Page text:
Deploying a web service on WSO
A lot of open-source web software is out there just waiting to be deployed here at Williams: media lending software, wiki software, calendar software, blog software, radio scheduling software, you name it. These can either be useful for a particular student group, all students, or throughout the Eph diaspora. WSO has web servers that can host this software, and this page will give you some tips for deploying a service at Williams.
If you have an idea for a new service and want to build it yourself, check out How to hack on the WSO site.
To do anything on WSO, as always, you will first need to get a WSO account.
If your software calls for a database, you'll need to email Evan. WSO offers MySQL (4.1) and PostgreSQL (8.0) database accounts. Mention in your request the database type and name you'd like.
Most packages should actually just work in your home directory. However, some software packages require special web server settings, for example to let certain scripts execute. Email Ben if you need, for example, CGI support. The software's README should tell you exactly what settings you need.
Odds are that by default, your program will either let anyone sign up for an account, or will make it the administrator's responsibility to create accounts. Both of those scenarios present problems:
- Letting anyone have an account opens your system to abuse;
- Making an administrator create accounts is a huge pain if you plan to have more than 5 users;
- Your users will not be particularly pleased to have Yet Another Password.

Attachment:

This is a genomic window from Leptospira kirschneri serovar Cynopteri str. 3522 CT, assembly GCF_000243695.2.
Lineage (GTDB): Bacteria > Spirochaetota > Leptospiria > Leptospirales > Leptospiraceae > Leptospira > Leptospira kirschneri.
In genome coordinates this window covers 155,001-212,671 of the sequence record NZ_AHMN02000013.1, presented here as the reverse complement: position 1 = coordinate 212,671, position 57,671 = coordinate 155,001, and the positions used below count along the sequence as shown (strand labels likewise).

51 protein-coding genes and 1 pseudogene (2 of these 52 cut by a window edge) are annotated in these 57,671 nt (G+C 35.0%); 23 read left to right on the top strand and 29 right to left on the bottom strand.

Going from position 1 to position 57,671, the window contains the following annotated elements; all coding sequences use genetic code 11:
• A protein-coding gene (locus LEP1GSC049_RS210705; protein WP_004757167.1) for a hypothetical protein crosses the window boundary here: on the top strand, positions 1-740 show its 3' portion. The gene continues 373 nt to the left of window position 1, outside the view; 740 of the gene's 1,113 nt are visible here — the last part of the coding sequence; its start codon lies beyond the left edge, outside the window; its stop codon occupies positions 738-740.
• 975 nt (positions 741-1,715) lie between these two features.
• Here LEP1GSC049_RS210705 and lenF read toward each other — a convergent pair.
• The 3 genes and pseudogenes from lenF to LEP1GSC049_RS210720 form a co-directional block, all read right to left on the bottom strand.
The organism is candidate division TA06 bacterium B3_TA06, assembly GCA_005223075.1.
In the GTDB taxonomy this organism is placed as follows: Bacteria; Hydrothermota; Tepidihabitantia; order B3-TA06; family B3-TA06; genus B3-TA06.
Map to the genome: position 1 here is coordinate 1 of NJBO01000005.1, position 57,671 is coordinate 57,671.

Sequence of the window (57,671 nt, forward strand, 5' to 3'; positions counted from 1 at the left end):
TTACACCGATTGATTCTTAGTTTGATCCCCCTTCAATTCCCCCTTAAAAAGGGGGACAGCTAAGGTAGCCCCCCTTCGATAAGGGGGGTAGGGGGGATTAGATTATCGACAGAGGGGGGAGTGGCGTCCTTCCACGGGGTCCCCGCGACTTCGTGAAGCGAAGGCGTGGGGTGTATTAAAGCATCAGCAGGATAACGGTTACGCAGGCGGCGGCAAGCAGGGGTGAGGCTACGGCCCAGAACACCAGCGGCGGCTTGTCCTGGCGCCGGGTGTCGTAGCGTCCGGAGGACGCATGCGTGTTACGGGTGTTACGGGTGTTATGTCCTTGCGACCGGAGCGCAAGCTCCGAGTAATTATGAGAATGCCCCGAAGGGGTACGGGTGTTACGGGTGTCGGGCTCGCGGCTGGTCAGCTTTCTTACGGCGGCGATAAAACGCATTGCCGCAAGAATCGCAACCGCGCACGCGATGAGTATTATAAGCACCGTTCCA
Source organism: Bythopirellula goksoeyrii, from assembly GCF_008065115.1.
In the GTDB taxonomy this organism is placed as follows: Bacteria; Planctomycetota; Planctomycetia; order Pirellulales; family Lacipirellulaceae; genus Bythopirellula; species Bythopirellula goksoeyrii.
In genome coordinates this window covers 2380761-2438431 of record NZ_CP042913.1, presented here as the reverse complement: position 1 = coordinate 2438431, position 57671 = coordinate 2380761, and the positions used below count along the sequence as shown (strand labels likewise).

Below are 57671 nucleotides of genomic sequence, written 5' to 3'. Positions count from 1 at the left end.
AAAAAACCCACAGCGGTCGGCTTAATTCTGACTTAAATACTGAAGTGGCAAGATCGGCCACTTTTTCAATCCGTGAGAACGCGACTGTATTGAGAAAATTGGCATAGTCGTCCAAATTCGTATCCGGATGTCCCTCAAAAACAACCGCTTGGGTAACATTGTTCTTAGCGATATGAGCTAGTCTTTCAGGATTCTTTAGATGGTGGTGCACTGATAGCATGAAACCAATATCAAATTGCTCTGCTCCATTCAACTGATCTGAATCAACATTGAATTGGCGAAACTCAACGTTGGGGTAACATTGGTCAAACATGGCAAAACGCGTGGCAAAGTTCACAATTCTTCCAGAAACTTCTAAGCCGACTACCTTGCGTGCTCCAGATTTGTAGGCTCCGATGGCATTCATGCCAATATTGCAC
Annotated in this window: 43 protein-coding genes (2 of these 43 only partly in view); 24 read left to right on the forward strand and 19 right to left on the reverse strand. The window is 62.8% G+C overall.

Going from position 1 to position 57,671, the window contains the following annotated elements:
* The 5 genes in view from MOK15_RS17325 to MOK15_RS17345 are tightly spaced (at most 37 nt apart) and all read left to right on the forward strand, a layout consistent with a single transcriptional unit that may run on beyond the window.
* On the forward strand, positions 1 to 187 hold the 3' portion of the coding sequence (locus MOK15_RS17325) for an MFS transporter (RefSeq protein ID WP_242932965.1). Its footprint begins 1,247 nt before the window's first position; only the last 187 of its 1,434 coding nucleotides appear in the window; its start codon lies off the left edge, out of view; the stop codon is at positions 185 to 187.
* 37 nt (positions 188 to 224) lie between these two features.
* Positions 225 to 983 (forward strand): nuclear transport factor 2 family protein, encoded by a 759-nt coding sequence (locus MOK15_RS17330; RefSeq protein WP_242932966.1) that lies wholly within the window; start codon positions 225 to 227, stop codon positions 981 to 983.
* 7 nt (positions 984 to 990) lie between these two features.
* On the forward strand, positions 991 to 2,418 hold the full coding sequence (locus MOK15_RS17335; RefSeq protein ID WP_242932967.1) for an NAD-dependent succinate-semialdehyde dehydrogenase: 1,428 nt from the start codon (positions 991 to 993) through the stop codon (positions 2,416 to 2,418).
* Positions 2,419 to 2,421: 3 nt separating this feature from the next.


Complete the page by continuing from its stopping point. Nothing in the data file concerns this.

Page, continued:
If your software is just meant for a small group of people, maybe the administrator model will work for you. However, if you want to make your service all-Williams and Williams-only, you'll want to authenticate against LDAP servers, the same thing Blackboard uses to check your password. See if your package either has LDAP support built in or if it's available as an extension or plugin. You might want to check the software maintainer's site for such an extension
Here are settings for authenticating different types of users. Ideally, you can authenticate more than one type, but that will depend what kind of support your software has. Of course, if you are a true badass, you shouldn't be afraid to write your own extension to handle multiple LDAP settings. In all cases, you need to somehow substitute $USER with the name of the user that's logging in.
Server: nds2.williams.edu (or nds1.williams.edu) Bind domain: cn=$USER,ou=student,o=williams SSL: no
These include some students and some alumni.
Server: ursula Bind domain: uid=$USER,cn=users,dc=williams,dc=edu SSL: yes
Server: nds2.williams.edu Bind domain: cn=$USER,ou=faculty,o=williams SSL: no
Server: nds2.williams.edu Bind domain: cn=$USER,ou=staff,o=williams SSL: no